ASHEBORO — What happens when you pour 35 gallons of soup into dozens of handcrafted pottery bowls? A successful Soup’s On Benefit for community service organizations.


The second annual Soup’s On was held last Saturday, March 10, at the First Baptist Church Fellowship Hall on Church Street in Asheboro. The event is organized by Randolph Christian Men, according to Gary King, a member of the group.


Various flavors of soups — such as chicken noodle, taco, vegetable beef, and broccoli and cheese — were donated by America’s Roadhouse, Dixie III and Chik-fil-A restaurants as well as Johnny Covington and Steve and Gail Beane. Some 30 desserts were provided by area churches.


The bowls were produced and donated by 10 area potters, each of whom provided at least 10 of their creations for a total of more than 300. Diners received not only soup but the bowl it was served in.


“Celebrities” served the soup, including Asheboro Mayor David Smith, District Court Judge Scott Etheridge, Michael Trogdon of Our Daily Bread Soup Kitchen and Randolph County District Attorney Andy Gregson.


King said 294 soup tickets were sold and most all the soup was consumed.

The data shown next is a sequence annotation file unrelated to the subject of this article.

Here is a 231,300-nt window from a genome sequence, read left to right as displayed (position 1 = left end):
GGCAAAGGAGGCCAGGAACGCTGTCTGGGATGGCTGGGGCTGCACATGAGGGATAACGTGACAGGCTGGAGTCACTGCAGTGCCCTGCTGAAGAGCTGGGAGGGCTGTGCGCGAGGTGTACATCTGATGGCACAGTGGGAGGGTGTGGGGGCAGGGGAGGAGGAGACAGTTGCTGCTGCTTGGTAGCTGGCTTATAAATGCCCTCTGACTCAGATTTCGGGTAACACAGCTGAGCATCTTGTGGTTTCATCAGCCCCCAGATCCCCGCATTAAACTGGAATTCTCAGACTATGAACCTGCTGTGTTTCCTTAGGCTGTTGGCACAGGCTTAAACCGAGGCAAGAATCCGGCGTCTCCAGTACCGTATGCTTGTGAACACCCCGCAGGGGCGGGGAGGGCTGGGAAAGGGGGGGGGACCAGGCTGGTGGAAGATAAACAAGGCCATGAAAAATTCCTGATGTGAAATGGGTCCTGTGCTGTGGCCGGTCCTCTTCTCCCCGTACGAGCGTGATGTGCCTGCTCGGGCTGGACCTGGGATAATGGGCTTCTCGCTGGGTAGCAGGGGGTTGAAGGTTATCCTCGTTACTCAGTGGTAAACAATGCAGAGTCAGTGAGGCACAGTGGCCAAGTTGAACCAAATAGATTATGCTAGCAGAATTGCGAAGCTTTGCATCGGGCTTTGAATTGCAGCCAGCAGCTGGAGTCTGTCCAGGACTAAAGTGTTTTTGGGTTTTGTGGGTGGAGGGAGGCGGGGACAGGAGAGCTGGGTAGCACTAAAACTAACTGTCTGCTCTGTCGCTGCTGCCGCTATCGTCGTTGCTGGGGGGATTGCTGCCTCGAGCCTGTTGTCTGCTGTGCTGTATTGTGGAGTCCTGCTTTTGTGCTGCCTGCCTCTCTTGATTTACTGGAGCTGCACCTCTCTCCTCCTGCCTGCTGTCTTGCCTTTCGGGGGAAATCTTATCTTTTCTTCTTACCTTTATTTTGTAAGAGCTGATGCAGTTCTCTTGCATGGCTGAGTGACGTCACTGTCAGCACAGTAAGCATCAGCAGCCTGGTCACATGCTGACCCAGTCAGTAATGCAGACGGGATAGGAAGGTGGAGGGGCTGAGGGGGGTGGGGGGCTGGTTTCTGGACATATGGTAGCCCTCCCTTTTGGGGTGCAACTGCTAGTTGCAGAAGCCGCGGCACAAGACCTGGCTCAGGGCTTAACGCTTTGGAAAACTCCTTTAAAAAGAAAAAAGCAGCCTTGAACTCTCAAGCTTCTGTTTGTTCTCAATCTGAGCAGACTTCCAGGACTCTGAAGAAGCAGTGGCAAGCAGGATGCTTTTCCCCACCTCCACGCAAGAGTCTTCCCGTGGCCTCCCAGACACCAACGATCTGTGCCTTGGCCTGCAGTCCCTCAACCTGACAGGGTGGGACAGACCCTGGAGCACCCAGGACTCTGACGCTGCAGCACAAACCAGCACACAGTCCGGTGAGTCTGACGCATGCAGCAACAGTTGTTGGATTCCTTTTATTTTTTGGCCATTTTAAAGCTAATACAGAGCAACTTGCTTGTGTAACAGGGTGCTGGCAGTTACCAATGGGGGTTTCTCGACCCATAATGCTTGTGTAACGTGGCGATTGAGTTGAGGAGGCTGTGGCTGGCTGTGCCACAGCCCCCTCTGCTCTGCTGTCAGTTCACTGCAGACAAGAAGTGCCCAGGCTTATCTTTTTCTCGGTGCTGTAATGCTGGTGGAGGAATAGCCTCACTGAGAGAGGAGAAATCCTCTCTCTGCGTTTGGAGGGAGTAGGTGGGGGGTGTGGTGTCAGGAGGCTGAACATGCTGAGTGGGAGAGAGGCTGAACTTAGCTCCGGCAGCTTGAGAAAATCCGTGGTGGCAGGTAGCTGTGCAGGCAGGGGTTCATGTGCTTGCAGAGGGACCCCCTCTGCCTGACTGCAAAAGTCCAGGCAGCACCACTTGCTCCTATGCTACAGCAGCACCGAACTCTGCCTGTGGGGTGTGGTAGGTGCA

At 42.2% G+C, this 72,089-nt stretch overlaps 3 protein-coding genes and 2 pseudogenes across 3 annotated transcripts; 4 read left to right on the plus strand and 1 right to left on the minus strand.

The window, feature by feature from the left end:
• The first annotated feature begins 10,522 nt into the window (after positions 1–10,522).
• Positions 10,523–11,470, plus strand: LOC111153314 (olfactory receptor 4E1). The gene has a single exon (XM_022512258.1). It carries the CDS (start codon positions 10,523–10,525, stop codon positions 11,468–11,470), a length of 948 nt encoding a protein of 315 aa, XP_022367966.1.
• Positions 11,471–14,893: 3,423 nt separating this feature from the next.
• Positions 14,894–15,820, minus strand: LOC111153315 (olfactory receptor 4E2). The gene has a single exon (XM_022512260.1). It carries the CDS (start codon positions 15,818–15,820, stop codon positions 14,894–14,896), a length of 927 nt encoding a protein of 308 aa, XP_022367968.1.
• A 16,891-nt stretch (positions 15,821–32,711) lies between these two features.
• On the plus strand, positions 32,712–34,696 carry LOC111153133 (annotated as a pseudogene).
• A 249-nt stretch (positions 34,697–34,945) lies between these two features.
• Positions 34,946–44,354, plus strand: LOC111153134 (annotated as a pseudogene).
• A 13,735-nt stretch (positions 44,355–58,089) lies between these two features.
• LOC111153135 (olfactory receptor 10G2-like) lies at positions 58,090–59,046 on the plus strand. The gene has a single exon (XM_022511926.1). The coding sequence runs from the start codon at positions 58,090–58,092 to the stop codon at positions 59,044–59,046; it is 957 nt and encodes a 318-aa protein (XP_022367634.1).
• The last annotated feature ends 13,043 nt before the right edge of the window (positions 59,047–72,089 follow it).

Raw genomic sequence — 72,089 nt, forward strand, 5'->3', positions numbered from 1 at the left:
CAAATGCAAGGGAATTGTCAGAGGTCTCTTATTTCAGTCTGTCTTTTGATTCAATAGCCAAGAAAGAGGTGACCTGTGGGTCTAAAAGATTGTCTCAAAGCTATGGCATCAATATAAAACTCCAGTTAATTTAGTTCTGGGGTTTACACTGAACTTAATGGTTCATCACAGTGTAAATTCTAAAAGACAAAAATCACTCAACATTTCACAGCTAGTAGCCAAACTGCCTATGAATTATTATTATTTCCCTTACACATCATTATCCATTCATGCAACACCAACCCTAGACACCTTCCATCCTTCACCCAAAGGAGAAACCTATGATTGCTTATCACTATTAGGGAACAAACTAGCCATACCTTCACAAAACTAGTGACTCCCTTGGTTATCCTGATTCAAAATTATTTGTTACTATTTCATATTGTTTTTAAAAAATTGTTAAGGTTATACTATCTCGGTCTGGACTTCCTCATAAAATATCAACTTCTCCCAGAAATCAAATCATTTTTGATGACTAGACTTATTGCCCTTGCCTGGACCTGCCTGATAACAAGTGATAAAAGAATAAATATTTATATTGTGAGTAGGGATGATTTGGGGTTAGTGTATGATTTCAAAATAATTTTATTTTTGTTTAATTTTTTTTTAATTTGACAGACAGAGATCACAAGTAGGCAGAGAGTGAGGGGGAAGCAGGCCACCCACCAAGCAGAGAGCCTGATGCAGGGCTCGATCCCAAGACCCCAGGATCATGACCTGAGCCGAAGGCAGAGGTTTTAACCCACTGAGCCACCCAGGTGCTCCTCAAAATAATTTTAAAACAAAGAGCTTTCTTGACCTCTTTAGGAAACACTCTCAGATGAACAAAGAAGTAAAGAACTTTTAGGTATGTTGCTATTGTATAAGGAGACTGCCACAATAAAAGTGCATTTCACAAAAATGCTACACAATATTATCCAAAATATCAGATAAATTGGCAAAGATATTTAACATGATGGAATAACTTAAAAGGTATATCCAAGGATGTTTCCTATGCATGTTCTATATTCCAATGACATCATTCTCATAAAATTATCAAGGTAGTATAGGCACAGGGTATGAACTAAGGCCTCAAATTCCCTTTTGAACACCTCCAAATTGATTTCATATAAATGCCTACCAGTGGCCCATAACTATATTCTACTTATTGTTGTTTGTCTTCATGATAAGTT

Augmenting the soup sale was a silent auction. Some 130 businesses and individuals donated 260 items for the public to bid on. Of those items, inmates from the Asheboro Correctional Facility chipped in more than 50 mostly handmade articles.


Overall, the event raised nearly $10,000 for agencies such as Christians United Outreach Center and Our Daily Bread. A portion will be used for a Randolph Christian Men’s revival later this year and for other projects.


“Every dollar goes to help someone,” King said of the net proceeds.


“We would like to personally thank the community for supporting this project,” King said. That includes those who donated items and time to the event. “We had a wonderful team that worked diligently on the project,” including youth groups from First Baptist and Cross Road Baptist churches.


About Randolph Christian Men


“Randolph Christian Men is a group from about 45 churches that meets once a month at different churches,” King said. All denominations are represented, he added, and the number of men attending ranges from some 80 to upwards of 150.


“We enjoy the fellowship of meeting with other churches,” he said.


A meeting includes a meal served by the hosting church, guest musicians and a motivational speaker. The group is in its ninth year of existence and Chuck Powers is the current chair.


Randolph Christian Men, King said, sponsors Christ-related events, such as a 1,000-men march, a gospel concert, movies for local football players, food drives and fundraisers for nonprofit organizations.


“We want to have a countywide revival this year,” King said. “Our theme for this year is ‘The Year of Revival.’ We hope it’s something that will happen throughout the county.”